Leverage Pricing Bias
Higher pricing means higher expectations, but also more fulfilment, even if the product isn’t actually more fulfilling. The placebo effect is strong.
Price often has nothing to do with value. Don’t fall prey to the ‘moneymoon‘.
New Scientist provides a comprehensive summary of studies looking at the psychology of money. There are some fascinating findings here, including a study showing that “simply thinking about words associated with money seems to makes us more self-reliant and less inclined to help others [and] just handling cash can take the sting out of social rejection and even diminish physical pain”.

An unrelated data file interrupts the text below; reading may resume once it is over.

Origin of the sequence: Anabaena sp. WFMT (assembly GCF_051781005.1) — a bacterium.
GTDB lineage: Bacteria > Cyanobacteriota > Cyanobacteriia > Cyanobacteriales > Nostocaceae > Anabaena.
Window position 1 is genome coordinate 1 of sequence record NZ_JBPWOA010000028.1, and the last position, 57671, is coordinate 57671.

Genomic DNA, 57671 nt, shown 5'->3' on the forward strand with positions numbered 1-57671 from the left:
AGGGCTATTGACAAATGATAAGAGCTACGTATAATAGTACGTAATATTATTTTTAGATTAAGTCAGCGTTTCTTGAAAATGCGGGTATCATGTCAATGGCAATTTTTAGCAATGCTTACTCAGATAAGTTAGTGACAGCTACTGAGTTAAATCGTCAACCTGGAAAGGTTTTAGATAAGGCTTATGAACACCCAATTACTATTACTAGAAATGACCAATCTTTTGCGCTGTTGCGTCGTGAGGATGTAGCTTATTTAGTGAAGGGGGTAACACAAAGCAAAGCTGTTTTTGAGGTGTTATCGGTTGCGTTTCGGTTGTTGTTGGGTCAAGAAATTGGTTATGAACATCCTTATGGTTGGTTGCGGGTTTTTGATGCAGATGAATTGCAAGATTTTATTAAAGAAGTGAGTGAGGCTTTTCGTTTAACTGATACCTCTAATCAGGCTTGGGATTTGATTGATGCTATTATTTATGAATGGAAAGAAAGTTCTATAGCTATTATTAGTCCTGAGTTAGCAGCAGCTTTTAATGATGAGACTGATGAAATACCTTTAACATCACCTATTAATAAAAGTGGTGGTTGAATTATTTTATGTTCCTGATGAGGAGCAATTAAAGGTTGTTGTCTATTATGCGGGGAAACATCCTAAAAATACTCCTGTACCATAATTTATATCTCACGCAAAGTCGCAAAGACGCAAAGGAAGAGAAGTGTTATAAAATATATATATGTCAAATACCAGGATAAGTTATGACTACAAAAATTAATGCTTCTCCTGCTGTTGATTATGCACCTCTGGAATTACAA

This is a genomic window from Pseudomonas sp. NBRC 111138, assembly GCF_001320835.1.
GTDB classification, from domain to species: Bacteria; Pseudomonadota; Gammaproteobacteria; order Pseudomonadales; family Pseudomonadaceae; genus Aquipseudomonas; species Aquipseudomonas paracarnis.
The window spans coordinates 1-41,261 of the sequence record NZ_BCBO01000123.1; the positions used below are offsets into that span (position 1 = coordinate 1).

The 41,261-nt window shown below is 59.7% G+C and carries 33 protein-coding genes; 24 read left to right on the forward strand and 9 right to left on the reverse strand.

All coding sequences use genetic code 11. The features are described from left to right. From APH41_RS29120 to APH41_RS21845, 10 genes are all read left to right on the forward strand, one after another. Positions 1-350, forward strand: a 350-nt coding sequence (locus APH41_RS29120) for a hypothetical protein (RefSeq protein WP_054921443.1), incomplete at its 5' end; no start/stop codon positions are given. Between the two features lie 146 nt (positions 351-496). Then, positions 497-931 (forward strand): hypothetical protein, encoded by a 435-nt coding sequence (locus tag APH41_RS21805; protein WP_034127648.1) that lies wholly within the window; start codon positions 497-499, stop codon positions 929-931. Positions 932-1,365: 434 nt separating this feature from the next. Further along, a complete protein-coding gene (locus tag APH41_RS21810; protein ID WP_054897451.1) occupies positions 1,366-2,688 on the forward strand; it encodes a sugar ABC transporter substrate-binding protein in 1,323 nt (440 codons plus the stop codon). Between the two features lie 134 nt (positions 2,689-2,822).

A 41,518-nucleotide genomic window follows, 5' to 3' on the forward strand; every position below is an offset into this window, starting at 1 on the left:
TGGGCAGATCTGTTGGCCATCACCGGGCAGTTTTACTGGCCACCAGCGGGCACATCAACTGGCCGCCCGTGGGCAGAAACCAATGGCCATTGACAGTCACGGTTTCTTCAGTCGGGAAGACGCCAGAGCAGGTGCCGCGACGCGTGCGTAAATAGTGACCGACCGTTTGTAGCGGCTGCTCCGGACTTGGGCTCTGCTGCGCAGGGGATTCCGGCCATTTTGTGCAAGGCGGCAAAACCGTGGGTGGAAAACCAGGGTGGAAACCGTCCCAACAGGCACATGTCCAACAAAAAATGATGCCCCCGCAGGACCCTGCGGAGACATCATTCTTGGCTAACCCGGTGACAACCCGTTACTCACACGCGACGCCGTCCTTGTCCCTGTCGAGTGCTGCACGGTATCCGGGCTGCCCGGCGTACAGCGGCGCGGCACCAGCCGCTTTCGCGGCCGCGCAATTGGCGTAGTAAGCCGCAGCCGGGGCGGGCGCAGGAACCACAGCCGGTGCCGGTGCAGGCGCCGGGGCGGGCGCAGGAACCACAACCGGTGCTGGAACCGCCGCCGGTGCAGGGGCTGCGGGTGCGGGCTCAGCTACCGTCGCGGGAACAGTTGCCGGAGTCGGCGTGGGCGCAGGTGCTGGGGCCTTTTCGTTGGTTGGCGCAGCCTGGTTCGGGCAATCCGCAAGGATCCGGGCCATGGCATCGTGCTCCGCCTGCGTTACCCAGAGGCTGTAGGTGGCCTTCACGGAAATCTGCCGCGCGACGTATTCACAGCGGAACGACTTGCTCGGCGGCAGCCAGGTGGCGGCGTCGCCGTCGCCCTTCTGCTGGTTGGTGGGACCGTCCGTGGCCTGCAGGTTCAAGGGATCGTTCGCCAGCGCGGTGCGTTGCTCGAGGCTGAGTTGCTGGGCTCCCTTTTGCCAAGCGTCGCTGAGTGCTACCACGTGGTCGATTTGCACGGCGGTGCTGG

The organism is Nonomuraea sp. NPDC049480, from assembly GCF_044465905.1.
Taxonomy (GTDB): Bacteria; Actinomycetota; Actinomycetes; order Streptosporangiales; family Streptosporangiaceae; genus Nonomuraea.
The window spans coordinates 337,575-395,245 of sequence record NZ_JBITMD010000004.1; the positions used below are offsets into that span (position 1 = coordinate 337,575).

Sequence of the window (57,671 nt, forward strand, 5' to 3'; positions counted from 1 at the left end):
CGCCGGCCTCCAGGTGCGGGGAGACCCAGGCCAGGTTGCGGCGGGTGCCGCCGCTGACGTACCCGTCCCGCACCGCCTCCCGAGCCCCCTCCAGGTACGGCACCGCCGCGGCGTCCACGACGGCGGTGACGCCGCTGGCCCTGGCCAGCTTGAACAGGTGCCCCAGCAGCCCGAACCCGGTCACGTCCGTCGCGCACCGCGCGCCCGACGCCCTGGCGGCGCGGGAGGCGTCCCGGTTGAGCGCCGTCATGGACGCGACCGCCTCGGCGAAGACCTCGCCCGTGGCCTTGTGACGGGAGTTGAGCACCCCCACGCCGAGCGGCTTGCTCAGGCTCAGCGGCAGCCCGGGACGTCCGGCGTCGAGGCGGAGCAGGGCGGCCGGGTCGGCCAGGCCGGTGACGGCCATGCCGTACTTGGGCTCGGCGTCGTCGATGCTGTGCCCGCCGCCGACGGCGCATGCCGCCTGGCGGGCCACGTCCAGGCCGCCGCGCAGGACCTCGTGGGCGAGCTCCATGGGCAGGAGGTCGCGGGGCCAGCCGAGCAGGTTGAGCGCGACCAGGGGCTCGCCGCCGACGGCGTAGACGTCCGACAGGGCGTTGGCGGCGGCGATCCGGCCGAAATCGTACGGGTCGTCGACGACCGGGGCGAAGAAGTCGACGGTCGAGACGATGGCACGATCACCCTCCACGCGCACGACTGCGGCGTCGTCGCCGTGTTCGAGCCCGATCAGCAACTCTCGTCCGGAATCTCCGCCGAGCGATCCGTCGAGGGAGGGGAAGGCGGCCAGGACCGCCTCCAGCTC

Our relationship with money has many facets. Some people seem addicted to accumulating it, while others can’t help maxing out their credit cards and find it impossible to save for a rainy day. As we come to understand more about money’s effect on us, it is emerging that some people’s brains can react to it as they would to a drug, while to others it is like a friend. Some studies even suggest that the desire for money gets cross-wired with our appetite for food. And, of course, because having a pile of money means that you can buy more things, it is virtually synonymous with status – so much so that losing it can lead to depression and even suicide. In these cash-strapped times, perhaps an insight into the psychology of money can improve the way we deal with it.